A lot of review programs are available and offers many promises in terms of attaining success with the USMLE Steps. But what makes a USMLE review worth your while, money and energy? A "review" is a traditional and century-old method of helping students for all sorts of examinations – standardized, teacher-made, diagnostics, placement tests and many more. To determine if your choice of review plan or program will be productive, look into the following points:
Appropriate for the Needed Learning. The review should be so conducted as to bring together related facts on the practice of medicine to establish new relationship of ideas by means of the knowledge you already possessed.
Well understood by you the medical student. It is not enough that you simply learn material from the USMLE review. The you, the student, must know why that knowledge is needed. You must be able to understand and be made to see clearly why the review will give you needed achievements that have value. To have value, the review should deal with relevance. The review should focus on high-yield facts that are of the utmost importance rather than minute details that are of little consequence and seldom tested.
Useful Results. The results of practice tests that were administered in the review program should be utilized to evaluate the medical students' development and improvement. If this is not so, then the review will not be taken as significant nor worthwhile.
Utilization of review results in teaching. When you answer test papers, whether in your academics or review sessions, you are partly giving a general idea of how effective your teachers and mentors in providing appropriate knowledge and skills. Though it is true that the results of any written examination describes what a student know and don't know, it also provides a good set of information as to how well the review session had been delivered. The score you get from practice tests does not signify how much improvement you've made. It also connotes what more is needed to be done by the review mentors and facilitators.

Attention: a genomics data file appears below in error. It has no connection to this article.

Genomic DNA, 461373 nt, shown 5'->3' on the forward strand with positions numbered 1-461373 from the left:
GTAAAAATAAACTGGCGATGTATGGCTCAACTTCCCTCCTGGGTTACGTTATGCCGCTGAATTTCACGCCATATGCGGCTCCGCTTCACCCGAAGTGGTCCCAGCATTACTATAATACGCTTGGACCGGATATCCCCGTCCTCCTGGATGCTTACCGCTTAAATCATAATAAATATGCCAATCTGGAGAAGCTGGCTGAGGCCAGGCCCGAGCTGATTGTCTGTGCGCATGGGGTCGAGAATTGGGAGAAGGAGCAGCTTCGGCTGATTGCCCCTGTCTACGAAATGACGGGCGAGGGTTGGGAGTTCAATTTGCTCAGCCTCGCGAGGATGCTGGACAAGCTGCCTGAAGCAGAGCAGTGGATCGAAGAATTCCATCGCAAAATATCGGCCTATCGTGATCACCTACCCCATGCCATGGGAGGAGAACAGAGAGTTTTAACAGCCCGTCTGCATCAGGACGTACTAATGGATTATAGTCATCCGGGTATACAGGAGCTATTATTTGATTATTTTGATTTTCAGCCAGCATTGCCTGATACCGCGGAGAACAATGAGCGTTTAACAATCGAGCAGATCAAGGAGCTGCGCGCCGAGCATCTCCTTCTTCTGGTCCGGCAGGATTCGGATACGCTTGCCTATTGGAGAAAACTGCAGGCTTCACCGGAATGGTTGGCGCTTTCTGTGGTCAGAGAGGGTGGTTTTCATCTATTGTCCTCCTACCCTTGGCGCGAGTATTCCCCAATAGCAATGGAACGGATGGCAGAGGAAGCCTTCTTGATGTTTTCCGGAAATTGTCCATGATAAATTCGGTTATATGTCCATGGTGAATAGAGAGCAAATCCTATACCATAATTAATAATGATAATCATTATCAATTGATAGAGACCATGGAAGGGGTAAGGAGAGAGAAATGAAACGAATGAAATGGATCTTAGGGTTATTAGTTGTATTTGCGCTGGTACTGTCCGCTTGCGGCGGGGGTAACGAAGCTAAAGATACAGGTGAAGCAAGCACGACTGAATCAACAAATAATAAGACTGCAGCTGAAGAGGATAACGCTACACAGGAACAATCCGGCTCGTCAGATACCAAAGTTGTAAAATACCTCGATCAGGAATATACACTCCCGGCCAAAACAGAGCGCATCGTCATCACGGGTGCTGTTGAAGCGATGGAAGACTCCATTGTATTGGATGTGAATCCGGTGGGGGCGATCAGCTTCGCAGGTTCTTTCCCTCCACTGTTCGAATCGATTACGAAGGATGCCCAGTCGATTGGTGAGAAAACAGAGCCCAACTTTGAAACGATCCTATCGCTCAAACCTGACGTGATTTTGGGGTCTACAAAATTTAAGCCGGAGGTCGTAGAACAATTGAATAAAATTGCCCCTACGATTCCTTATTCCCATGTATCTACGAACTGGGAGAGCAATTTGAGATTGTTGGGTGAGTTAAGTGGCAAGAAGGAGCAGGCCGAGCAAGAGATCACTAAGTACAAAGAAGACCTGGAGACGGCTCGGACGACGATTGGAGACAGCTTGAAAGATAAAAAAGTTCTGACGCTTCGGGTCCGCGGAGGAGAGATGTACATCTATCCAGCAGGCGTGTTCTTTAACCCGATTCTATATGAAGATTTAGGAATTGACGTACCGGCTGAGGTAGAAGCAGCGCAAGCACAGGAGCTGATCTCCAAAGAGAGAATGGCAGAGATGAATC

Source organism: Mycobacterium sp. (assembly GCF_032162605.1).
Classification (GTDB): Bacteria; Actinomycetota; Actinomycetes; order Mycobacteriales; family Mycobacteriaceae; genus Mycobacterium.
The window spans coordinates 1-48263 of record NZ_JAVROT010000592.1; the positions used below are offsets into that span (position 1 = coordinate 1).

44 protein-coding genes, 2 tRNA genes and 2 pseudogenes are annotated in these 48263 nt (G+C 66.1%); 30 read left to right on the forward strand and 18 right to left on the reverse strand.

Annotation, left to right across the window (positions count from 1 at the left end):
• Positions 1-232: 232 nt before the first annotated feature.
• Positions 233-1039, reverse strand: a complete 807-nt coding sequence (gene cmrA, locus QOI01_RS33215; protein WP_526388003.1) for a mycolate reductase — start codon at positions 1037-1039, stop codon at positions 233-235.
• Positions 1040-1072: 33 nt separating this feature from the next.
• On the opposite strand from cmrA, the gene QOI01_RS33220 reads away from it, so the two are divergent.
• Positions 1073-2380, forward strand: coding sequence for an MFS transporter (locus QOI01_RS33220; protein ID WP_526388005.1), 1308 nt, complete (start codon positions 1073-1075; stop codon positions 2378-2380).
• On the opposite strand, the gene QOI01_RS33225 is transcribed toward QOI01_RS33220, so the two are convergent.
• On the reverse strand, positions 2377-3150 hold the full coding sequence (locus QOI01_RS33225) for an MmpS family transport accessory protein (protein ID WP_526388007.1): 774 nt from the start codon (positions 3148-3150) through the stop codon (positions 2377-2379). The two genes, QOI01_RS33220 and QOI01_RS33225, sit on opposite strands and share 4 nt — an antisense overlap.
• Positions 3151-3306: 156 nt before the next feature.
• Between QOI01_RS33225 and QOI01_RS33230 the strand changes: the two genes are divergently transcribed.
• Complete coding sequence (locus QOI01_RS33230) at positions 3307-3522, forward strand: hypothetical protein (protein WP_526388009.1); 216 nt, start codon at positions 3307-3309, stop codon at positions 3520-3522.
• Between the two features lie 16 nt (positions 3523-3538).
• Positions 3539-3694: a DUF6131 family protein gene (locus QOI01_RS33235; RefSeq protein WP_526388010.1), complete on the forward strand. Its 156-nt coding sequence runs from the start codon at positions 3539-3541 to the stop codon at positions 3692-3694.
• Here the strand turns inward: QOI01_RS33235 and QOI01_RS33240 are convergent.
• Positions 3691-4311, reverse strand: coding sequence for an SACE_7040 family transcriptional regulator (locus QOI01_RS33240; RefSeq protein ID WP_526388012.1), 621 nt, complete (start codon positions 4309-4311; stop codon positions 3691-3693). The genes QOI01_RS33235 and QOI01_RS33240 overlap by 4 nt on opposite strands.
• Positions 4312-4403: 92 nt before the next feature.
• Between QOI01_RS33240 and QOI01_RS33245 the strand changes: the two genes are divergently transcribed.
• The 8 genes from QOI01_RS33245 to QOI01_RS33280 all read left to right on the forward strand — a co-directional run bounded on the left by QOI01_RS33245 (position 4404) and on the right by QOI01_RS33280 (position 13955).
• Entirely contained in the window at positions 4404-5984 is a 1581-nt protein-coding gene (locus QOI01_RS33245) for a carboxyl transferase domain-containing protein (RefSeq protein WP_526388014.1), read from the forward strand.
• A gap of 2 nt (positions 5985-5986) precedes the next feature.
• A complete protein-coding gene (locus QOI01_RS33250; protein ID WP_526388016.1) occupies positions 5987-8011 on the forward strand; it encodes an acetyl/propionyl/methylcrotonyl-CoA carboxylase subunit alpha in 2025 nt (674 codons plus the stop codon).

Any medical student that is aptly preparing for the USMLE Step one will experience anxiety not just from the feeling of inadequate knowledge and skills from his first two years of medical school, but because this is the first time that they will encounter what USMLE boards will be like. Some students will assuage this anxiety by getting themselves some firsthand information and tips from First Aid for the USMLE and consider it enough preparation. As the parable of the ant and the grasshopper goes, it's better to prepare for the rainy days ahead. Quite true. No one can really say what's inside the USMLE Step One until you are already seated squirming in your seat, groping for answers – a situation you would like to avoid of course.